And that’s the trouble, really. Sunak has never been the future. He has only ever been the caretaker manager of a club bound for relegation. If he was a Marvel character, the internet would dub him “loser-coded”. Now pundits agree he is “broken”, while the audience at Sky’s leaders’ event on Wednesday ominously opted for pity laughter.

In some struggling sectors, the phrase “survive till 2025″ is doing the grim rounds. For Sunak, surviving another three weeks is starting to seem like a tall order. Sure, at the end of it he’ll get to mainline Haribo in Silicon Valley if he wants, but the campaign must already feel like an eternity, a sort of Midlands-North-West experience only with a more certain outcome.

I wonder if skipping the end of commemorations to mark the 80th anniversary of D-Day – disrespecting the past, the British electorate say, when polled – would be less of a problem if only voters could have faith that he wouldn’t mess up the next 80 seconds. It was only about 30 seconds into his big election announcement, after all, before raindrops were visibly decorating his suit.

The battle-bus trundles on, with the Conservatives doubling down on their only real damage-limitation strategy: scare tactics concerning Labour’s tax plans. It’s the better-the-devil-you-know pitch at its most wretched, and maybe – just maybe – there is still time for it to stick in patches. Some voters believe what they want to believe.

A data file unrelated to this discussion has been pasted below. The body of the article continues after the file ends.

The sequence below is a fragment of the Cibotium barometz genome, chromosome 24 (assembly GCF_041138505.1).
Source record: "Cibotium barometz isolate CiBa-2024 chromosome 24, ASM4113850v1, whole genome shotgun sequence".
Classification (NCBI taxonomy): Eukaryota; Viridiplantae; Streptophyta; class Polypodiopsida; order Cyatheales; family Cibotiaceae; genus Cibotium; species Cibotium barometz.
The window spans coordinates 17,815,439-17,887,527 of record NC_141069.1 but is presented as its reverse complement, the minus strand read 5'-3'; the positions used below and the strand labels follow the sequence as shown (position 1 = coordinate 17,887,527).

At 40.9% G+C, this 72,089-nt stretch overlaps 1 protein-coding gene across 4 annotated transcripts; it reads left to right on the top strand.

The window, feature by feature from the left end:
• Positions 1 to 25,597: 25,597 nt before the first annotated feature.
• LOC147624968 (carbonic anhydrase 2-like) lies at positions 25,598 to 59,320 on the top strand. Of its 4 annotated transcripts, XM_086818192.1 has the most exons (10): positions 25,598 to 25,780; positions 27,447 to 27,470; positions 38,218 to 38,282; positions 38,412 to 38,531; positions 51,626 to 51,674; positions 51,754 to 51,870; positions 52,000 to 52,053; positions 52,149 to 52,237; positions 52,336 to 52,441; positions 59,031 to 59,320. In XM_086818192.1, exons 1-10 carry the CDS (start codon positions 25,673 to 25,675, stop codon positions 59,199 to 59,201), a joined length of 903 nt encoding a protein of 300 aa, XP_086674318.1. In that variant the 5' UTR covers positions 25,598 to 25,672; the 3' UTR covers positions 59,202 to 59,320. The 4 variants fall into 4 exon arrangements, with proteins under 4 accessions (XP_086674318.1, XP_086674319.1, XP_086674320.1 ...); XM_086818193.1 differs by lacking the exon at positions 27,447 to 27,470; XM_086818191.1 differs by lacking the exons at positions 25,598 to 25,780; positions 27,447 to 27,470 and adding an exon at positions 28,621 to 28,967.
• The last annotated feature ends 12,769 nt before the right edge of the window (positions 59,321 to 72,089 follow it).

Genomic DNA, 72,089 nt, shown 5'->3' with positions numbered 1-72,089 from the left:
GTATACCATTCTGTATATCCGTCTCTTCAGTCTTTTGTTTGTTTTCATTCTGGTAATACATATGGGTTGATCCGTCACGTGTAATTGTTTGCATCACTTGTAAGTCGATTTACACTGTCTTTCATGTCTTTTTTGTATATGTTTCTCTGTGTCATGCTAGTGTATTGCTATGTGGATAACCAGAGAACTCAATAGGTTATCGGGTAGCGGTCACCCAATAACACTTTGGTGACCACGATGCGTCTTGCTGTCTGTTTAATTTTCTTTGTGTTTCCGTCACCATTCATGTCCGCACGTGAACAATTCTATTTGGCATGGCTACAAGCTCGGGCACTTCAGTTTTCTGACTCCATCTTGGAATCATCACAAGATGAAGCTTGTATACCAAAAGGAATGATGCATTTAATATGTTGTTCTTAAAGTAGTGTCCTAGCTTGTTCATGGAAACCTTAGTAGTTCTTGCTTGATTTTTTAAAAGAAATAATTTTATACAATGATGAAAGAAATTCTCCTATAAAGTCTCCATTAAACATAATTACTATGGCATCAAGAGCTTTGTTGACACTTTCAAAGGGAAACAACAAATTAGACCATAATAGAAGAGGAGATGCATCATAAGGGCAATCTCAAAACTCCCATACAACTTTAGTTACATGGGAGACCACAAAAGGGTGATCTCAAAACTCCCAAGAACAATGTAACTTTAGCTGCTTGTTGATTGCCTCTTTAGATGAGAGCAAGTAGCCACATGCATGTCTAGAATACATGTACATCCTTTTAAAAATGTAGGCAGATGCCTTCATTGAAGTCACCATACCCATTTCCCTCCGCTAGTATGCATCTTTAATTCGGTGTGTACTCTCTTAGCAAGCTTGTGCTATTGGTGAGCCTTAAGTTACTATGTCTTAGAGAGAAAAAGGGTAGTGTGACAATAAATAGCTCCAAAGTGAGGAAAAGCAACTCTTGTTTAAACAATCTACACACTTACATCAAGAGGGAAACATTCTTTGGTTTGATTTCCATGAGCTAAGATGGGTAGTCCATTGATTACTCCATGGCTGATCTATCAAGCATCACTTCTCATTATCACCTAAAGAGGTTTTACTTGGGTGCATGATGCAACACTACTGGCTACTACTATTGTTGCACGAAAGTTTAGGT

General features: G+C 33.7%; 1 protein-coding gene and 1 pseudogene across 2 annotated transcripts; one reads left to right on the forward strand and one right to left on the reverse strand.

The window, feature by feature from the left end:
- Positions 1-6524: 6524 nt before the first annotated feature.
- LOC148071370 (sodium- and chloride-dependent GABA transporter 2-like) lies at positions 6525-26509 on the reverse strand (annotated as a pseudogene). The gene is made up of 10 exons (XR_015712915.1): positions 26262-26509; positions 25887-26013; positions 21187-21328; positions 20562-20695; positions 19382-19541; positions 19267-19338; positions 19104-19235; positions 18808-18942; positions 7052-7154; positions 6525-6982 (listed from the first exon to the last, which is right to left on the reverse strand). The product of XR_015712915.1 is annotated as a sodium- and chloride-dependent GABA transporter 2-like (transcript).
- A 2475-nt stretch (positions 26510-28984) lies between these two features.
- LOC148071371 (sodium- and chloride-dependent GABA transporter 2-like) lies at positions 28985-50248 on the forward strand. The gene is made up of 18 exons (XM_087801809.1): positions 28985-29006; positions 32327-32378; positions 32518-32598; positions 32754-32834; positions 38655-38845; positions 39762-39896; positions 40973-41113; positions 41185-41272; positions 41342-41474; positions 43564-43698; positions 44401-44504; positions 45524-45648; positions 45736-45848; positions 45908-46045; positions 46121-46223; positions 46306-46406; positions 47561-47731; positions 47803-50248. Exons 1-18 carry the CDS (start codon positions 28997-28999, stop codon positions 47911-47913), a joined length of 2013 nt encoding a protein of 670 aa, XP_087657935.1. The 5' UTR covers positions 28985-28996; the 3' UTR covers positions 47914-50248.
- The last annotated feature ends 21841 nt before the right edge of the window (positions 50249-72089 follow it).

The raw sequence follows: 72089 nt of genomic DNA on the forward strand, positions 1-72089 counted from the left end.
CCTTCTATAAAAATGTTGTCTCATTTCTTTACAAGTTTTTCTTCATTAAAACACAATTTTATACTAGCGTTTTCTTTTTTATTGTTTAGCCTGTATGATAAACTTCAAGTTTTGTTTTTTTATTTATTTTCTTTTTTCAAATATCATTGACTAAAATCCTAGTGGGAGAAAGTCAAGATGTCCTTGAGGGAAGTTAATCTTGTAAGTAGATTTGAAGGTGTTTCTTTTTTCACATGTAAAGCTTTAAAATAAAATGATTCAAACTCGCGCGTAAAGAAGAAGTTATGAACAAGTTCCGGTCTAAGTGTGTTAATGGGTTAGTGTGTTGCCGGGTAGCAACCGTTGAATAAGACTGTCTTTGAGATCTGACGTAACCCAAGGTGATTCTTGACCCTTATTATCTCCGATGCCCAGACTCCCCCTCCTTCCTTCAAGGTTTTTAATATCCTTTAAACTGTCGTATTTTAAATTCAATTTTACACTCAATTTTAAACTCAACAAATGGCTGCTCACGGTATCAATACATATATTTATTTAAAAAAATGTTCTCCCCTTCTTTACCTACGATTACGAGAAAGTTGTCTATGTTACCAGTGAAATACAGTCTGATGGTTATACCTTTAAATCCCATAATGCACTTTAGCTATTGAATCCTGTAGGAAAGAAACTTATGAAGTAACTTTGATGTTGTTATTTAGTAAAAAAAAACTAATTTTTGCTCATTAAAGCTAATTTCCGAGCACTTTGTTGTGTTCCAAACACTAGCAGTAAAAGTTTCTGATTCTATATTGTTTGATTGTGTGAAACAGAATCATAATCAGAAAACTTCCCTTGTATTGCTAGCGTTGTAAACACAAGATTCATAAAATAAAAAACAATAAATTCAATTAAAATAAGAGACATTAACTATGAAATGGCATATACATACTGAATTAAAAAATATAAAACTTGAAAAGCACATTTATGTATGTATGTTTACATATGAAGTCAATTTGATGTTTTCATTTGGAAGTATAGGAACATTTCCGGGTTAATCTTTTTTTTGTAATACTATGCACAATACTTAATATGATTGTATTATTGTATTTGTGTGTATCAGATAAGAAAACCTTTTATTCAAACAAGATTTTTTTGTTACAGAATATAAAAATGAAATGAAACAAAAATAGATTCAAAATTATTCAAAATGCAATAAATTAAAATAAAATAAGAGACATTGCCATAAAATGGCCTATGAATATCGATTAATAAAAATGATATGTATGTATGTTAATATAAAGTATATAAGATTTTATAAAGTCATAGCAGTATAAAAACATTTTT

But when the Conservative manifesto declares the party will deliver a “secure future”, that alone is a giveaway. Forget having a bright future, “secure” is now the best it can do.

You can see why communications consultants are fond of the idea that elections are about the future. Until recently, it was accepted thinking that we all had one. But, for a party in power, the limits to the premise are never more obvious than they are once we reach the jet-lagged postscript to a long-haul political cycle.

This is where the Conservative non-campaign – with its flagship policies on national service, pension promises and various bids to reverse time – becomes a cautionary tale. Fine Gael has been in Government for almost as long as the Tories. Fianna Fáil hasn’t, but it feels like it has. The decent local election performances of both parties are not a guarantor of future results.

Some catastrophes are more acute in Britain – what was Brexit if not the selling of young people’s future? But others, from perennially unaffordable housing to perilously strained health services to unsettling complacency about climate change, have clear Irish parallels. The lesson of Sunak is that it’s no use constantly mentioning the future if you have nothing to offer the voters who will live it and shape it.

Chronic hopelessness is wearying in imperceptible ways. It makes actions less predictable, it renders trust elusive and it leaves fractured relationships difficult to repair. It doesn’t make people stupid or forgetful. Voting for the future does not, or should not, mean losing the thread of the past.